Car importers inconvenienced with new regulation

Ever since the Ministry of Industry and Trade issued Circular No.20 regulating new procedures for passenger cars of less than 10 seats, many car importers have shut shop while consumers are paying sky high prices for cars.

A car showroom in District 5, Ho Chi Minh City (Photo: SGGP)

According to the circular, effective June 26 this year, importers of passenger vehicles of nine seats or less must submit some more papers to an authorized State agency to complete import procedures.

Unauthorized auto importers who have thousands of showrooms nationwide told Saigon Times that the ministry’s Circular would force numerous car importers to go bankrupt because they will find it difficult to obtain all the documents as required.

Going out of business

Five days after the circular took effect, the car market began to fluctuate.

Many shops selling imported cars on Tran Hung Dao, An Duong Vuong, Cong Hoa, Hoang Van Thu, Dien Bien Phu and Phan Van Tri Streets have shut and only a few continue to operate. 

Nguyen Manh Quan, a salesman in an auto showroom on Tran Hung Dao Street in District 1, said about five showrooms have closed down within a month.

Quan said some dealers have maintained their business by merging with others, while other car companies have had to dissolve or commission other dealers to sell their unsold cars.

The dissolved companies have only few cars and with the new regulation they have no opportunity to import cars. Therefore, if they continue they will suffer losses mostly from overheads like rent and salaries.

Quan added that his showroom had displayed many brands of cars because it had agreed to sell 20 automobiles of 4 and 7 seats for other companies that have now shut down.

After selling all their stock of imported cars, if dealers still want to continue their car business and are unable to meet the new regulation, they will have to sell cars bought from joint venture firms in future.

Automobile prices go up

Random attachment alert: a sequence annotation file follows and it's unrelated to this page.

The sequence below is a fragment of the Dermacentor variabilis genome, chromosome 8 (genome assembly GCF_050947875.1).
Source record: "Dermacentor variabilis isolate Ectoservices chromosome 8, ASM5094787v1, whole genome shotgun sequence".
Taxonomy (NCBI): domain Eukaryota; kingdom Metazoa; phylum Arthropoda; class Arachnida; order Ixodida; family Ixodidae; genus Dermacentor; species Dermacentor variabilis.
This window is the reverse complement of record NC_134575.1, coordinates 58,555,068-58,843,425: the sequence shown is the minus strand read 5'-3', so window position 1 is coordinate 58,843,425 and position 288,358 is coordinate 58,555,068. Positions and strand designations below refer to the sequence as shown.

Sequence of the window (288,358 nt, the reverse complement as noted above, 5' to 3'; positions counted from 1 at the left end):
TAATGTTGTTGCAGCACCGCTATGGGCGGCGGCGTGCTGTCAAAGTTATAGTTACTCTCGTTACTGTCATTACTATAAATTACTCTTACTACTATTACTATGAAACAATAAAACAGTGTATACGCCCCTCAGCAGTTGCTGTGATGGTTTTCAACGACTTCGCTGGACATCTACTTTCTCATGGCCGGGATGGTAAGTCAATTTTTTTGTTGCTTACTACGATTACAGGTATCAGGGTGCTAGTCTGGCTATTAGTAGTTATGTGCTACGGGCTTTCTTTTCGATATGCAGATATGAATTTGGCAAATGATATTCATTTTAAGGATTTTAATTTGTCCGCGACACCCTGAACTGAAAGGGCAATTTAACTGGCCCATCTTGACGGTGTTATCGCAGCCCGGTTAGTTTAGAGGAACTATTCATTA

Automobile prices began to rise last week, about US$400-1,000 per unit. The price hike is mostly on cars imported from Japan, South Korea and the United States.

For instance, Toyota Camry 2.4 LE soared to US$58,000 from US$55,000, while Toyota Corolla LE 1.8 went for US$48,000, up by US$6,000.

According to car importers, car prices have increased because there won’t be many cars imported now, as importers have fewer cars to sell till the end of the year.

With the new regulation aimed to limit the import of cars, customers will have to buy cars at high prices with limited options to choose from in terms of quality and design.

Nguyen Hoang Trung from Binh Phu Automobile Company said the new regulation benefits only company members of the Vietnam Automobile Manufacturers' Association (VAMA) while it strangles car importers and limits users’ options.

He showed proof that the same kind of Yaris car valued at US$32,000, if customers buy from importers they will get a 5-seat car imported from Japan with full options. If they buy from VAMA members, they will get a 4-seat car imported from Thailand without options like car seats without the cushions.

Who benefits from new regulation?

The circular is meant to protect consumers’ interests, limit trade deficit and ensure public transport safety. However, consumer interests have not been considered as import of cars will not be fully restrained, because most VAMA members will act as representatives for foreign automobile firms.

Not to mention that the total value of parts which are imported for assembling cars domestically are higher than the total value of imported cars.

Car experts say that the country’s demand for cars has increased so it will be hard to limit the import of cars totally. Conversely, the limitations set will inconvenience consumers and the local car industry.

A number of car importers have met to discuss the new regulation and have decided to petition the Ministry of Industry and Trade and the Ministry of Justice, requesting the new regulation be revised.

By Lac Phong – Translated by Hoang Yen

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